(All photographs taken by me).
Several days ago, I traveled to Death Valley National Park to hike to the summit of Telescope Peak, the highest point in the Park and the Panamint Range at just over 11,000 feet. (Technical specs on hike at bottom). Although I have hiked several large California peaks before—including Mt. Whitney, Alta Peak, and El Capitan—Telescope Peak is by far the most remote and most desolate. One might think there’s not a lot to learn about life in a place as rugged and ruthless as of the Valley of Death, but one would be mistaken. Because as I’ve learned throughout my hikes in California and beyond, Mother Nature is the greatest teacher of all.
Hike up to any mountain—but particularly traverse the ridge that leads to Telescope Peak—and the first thing you appreciate is the smallness of man. So much of our lives are spent entrapped in man-made environments that we come to believe places like New York, Los Angeles, Chicago, etc. are large and imposing. Far from it, dear reader. Perched upon the ridgeline leading up to Telescope Peak, I could see an area covering literally hundreds of miles with virtually no trace of civilization in sight. Before me lay immense valleys, deserts, dunes, canyons, peaks, and mountains—but I could discern no roads, no buildings, and certainly no people. I got a taste, in other words, of what the world looked like before the arrival of man.
And man, what a world. As Colin Fletcher observed in his wonderful book The Man Who Walked Through Time—about his solo journey through the entire Grand Canyon in the 1960s—there comes a point in every hiker’s life when his travels bring him “not merely new knowledge but new humility, and so new wisdom.” And as I stood there on the ridgeline with steep, snow-covered descents on either side of me, I was humbled by the vastness of nature. To my left, over 11,000 feet below me, I could see the lowest point in the United States: Badwater Basin. To my right, over 3,000 feet above me and almost 100 miles away, I could see the unmistakable summit of Mt. Whitney, the highest point in the continental United States. In the span of one head-turn, then, it was possible to take in everything from a scorching-hot desert to the snow-capped Sierras.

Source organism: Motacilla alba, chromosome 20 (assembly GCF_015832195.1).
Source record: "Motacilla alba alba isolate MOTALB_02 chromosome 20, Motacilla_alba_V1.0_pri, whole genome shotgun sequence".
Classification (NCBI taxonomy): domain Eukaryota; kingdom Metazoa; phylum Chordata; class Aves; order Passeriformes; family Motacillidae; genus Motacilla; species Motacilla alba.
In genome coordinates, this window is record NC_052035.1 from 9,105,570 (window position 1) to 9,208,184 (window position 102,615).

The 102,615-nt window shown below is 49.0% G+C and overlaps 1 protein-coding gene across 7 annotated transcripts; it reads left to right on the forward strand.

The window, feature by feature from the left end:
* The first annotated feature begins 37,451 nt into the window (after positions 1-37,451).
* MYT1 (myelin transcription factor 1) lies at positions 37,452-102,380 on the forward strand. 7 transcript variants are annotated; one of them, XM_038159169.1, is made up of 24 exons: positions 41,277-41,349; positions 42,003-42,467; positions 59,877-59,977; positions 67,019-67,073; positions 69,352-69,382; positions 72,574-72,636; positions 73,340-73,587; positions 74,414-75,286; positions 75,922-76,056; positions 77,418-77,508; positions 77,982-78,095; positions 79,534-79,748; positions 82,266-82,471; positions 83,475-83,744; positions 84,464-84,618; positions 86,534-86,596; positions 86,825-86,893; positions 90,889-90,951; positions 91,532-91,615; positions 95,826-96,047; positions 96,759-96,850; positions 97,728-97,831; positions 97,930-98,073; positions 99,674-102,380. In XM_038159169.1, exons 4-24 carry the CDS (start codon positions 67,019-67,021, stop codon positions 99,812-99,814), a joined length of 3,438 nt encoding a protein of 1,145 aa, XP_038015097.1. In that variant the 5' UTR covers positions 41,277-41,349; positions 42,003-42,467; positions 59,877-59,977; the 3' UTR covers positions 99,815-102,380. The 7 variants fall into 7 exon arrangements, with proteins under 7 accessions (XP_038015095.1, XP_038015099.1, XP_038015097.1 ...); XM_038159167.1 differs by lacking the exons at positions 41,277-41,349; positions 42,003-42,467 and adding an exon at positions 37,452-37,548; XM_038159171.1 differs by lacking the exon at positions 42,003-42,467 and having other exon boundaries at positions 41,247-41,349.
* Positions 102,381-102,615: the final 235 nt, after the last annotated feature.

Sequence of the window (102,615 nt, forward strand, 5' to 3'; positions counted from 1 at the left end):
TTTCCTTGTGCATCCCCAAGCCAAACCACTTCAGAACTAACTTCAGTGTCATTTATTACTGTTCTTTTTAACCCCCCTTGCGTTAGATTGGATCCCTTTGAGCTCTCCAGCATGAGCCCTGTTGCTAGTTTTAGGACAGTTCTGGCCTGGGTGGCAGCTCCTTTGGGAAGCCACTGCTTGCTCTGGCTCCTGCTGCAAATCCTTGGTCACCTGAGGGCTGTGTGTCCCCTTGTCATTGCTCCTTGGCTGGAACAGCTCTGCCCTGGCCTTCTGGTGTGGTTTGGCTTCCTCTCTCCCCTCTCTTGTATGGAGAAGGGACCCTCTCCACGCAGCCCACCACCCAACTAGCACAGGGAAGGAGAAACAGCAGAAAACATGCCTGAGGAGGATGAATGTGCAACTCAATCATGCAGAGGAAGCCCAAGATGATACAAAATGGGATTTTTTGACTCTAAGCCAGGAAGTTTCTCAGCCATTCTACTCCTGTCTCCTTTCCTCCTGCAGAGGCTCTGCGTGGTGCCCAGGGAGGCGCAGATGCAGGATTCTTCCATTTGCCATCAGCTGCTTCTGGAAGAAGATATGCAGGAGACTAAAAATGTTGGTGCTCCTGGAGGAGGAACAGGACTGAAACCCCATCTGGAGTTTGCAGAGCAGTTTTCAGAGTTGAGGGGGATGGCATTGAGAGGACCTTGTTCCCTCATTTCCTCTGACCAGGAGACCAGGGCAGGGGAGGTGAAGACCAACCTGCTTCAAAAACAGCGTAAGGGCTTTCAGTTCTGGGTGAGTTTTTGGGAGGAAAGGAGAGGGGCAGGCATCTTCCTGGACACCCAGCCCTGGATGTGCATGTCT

But that’s just what was visible. What was invisible—but no less present—was the vast expanse of time that it took for Death Valley and the Sierras to be created, how long they have looked like they do, and how long after us they will still look like they do. And for me, that more than anything placed the smallness of the human world into perspective. As Ralph Waldo Emerson once observed: “There is a relation between the hours of our life and the centuries of time. … [T]he hours should be instructed by the ages, and the ages explained by the hours.” And from that one point in the Panamint Range, the ages spoke to me clearly and directly: man is a relative newcomer to this Earth.
And that’s a humbling lesson indeed. Because as Colin Fletcher put it, we spend most our lives in the “man-constructed world … in which the days are consumed by clocks and dollars and traffic and other people.” Living in such a world day-in and day-out, we tend to convince ourselves that man has been here forever and that man will be here forever. We believe that the man-constructed world—monthly bills, foreign affairs, international organizations, daily routines, domestic politics, social media, the daily news, etc.—are all that matter and all that exists, when in fact that view is myopic. We are missing the bigger picture, which is that our environment was created long before us and will last long after us. To paraphrase something I previously wrote, we can’t continue without the natural world but it can (and will) continue without us.
Standing there on Telescope Peak, the lesson was as clear as the valleys below me. I knew then—felt it, breathed it—that this vast expanse of territory looked precisely the same then as it did when it was first crossed by Native Americans and as it probably did during the time of Caesar. I understood, as Colin Fletcher did at the end of his journey through the Grand Canyon, that “the ‘here and now’ is only a flickering heartbeat in many long, slow pulsations” of time. As individuals and as a civilization, man has been on this Earth for what amounts to a split-second in the grand abyss of time. And yet in that short time, we’ve managed to cause harm to this planet—through climate change, deforestation, pollution, fracking, consumption of fossil fuels, etc.—as no animal has done before.